2014 Government Regulations & Business Summit
Join PBN and our sponsors for our Government Regulations & Business Summit on Th ...
Our family fell in love with Rhode Island in 2004 when we moved from Virginia to take a job at the Naval War College in Newport. It was nice to be back in New England – my wife and I were both born and raised in Massachusetts.
We bought a house in Barrington, sent our two sons to Barrington High School and then off to Bowdoin and Annapolis. We became engaged in our town and state and paid significant taxes. Life was good.
Living near Narragansett Bay, the East Bay Bike Path, and having access to world-class beaches, outdoor activities and Providence’s culture made writing those tax checks a bit easier. We made lifelong friends in Rhode Island.
I retired from the Navy in 2007, and we chose to make Rhode Island home. After 12 Navy moves in a 25-year career, we planned on staying!
I taught resource allocation, strategic planning and leadership while at the War College and had an MBA from a top-tier public university, but finding a job after retirement was hard.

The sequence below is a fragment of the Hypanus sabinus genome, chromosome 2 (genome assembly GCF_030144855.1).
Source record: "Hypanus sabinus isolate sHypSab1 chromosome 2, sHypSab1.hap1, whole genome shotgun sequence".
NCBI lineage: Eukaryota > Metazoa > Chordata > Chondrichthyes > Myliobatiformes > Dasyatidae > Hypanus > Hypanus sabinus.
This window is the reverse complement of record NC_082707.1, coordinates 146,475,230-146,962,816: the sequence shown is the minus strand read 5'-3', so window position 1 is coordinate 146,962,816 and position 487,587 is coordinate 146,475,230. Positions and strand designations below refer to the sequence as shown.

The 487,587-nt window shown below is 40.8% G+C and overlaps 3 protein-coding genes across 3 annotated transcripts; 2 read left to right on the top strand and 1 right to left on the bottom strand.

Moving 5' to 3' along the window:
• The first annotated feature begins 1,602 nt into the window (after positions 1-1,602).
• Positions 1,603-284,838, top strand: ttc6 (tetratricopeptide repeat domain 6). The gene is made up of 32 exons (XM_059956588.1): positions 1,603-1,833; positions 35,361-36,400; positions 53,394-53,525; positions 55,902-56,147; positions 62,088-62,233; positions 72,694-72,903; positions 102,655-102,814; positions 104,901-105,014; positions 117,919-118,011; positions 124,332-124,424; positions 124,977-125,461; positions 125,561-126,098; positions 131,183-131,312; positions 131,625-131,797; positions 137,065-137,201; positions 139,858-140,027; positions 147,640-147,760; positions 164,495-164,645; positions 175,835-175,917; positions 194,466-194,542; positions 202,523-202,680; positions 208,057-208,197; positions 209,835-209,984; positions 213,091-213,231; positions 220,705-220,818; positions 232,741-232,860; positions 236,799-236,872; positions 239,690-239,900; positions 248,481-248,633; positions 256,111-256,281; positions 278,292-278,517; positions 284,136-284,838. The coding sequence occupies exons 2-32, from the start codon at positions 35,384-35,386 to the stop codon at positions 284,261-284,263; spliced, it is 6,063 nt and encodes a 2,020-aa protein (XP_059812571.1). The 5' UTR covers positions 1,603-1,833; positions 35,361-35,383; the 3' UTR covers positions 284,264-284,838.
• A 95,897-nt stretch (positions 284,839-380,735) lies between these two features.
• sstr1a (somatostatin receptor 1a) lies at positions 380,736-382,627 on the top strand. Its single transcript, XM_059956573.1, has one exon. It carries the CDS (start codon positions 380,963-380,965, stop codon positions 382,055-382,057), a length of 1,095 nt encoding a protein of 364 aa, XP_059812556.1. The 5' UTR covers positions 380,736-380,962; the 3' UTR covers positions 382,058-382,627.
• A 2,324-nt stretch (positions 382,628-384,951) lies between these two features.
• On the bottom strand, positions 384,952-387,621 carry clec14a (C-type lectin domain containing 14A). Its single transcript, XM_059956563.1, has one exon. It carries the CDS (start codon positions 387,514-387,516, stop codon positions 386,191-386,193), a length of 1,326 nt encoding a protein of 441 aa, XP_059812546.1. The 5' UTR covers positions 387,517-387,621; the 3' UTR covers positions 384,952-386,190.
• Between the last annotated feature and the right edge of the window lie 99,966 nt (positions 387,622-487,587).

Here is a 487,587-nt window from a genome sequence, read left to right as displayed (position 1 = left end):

I understood the challenges faced by Rhode Island’s citizens looking for work. Rhode Island’s unemployment statistics have been grim since our arrival in the state and continue unabated and are among the nation’s worst.
As a working-class kid from Boston who benefited greatly from public higher education institutions in Massachusetts and Virginia, I was blessed to find a second career I believed in at the Community College of Rhode Island and a boss in Ray Di Pasquale who is an innovative leader in American higher education and most importantly, a man of integrity.
Public education should give every Rhode Islander a shot at the American dream and upward socioeconomic mobility. My job as a higher education leader was to enable students, faculty and staff to succeed in a resource-constrained environment using the tools of management and the art of leadership.
Rhode Island has such potential as a place to live and a place to do business. But that potential is not being realized. Whatever objective metric you chose to use, Rhode Island is not performing well.
Assessing a state’s performance is a complicated task, involving the objective measuring of the economy, government, education, business and demographics. The economic and business data in Rhode Island have been discussed at length for years; action is required.